Imelda Marcos faces arrest for graft

Lester Mason
November 9, 2018

Ilocos Norte 2nd District Representative Imelda Marcos (middle) talks to her children, Ilocos Norte Governor Imee Marcos and ex-senator Bongbong Marcos, during a congressional hearing on August 9, 2017.

On the other hand, Marcos was acquitted in three of her other graft charges involving local corporations due to the insufficiency of evidence against her.

The former first lady and an incumbent lawmaker known for her collection of more than 1,000 pairs of shoes was found guilty of seven counts of graft for allegedly maintaining Swiss accounts as a cabinet member during her husband's rule three decades ago.

The family matriarch seeks to replace her daughter Imee Marcos as provincial governor, while Imee is gunning for a Senate seat.

Rosales said the decision was a huge setback to efforts by the Marcos family to revise history by denying numerous atrocities under the dictatorship, and urged Filipinos to fight all threats against democracy and civil liberties.

The family fled to Hawaii in 1986 when the army and the Philippine people turned against the president in a bloodless popular revolt.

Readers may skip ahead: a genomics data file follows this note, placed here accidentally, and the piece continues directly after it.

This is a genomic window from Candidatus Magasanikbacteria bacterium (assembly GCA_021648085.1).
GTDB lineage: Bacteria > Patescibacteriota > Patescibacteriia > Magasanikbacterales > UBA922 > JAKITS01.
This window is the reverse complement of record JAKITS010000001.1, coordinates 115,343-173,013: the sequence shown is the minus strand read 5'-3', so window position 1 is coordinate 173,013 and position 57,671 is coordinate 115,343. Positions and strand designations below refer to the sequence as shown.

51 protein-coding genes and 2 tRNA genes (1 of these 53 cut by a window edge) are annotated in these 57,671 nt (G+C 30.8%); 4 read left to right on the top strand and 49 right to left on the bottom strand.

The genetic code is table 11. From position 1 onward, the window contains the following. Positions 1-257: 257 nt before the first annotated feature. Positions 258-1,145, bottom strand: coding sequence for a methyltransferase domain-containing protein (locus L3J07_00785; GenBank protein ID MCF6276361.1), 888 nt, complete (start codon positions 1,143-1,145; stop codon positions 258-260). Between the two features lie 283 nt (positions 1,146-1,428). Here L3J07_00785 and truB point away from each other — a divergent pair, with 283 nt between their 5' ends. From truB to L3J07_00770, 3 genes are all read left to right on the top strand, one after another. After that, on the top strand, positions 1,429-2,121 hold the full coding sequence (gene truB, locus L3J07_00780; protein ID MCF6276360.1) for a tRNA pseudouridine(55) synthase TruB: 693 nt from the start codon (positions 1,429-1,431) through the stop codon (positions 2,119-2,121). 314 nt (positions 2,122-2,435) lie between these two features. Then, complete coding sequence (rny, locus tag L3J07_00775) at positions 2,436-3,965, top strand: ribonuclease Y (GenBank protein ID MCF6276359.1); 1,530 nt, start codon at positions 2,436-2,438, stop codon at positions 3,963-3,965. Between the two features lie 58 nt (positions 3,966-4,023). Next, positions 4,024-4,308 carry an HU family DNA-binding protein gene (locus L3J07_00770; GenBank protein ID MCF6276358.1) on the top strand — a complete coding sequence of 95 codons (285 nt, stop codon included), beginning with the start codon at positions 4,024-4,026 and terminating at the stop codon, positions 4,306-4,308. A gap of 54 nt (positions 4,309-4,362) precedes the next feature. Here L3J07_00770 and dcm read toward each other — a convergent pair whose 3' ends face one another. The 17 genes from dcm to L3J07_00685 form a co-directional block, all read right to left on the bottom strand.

The charges relate to alleged illicit financial dealings with Swiss-based NGOs while serving in her husband's government in the 1970s and 80s.


Duterte's spokesman, Salvador Panelo, said in a statement the ruling against Imelda Marcos was proof that the executive "is not in the business of exerting undue interference or influence" on courts, and therefore respects the decision.

The Marcoses have been accused of plundering the government's coffers amid crushing poverty.

Imelda Marcos was acquitted Friday in three other cases, which were filed in 1991 and took almost three decades of trial by several judges and prosecutors.

Is Duterte targeting corruption watchdog investigators?

President Rodrigo Duterte enjoys good ties with the Marcos family and has often praised the late strongman.

Ferdinand Marcos ruled the Philippines for two decades, placing the country under martial law in 1972, during which time thousands of opponents were jailed, killed or disappeared.

A Hawaii court found Marcos liable for human rights violations and awarded $2 billion from his estate to compensate more than 9,000 Filipinos who filed a lawsuit against him for torture, incarceration, extrajudicial killings and disappearances.

Other reports by Iphone Fresh

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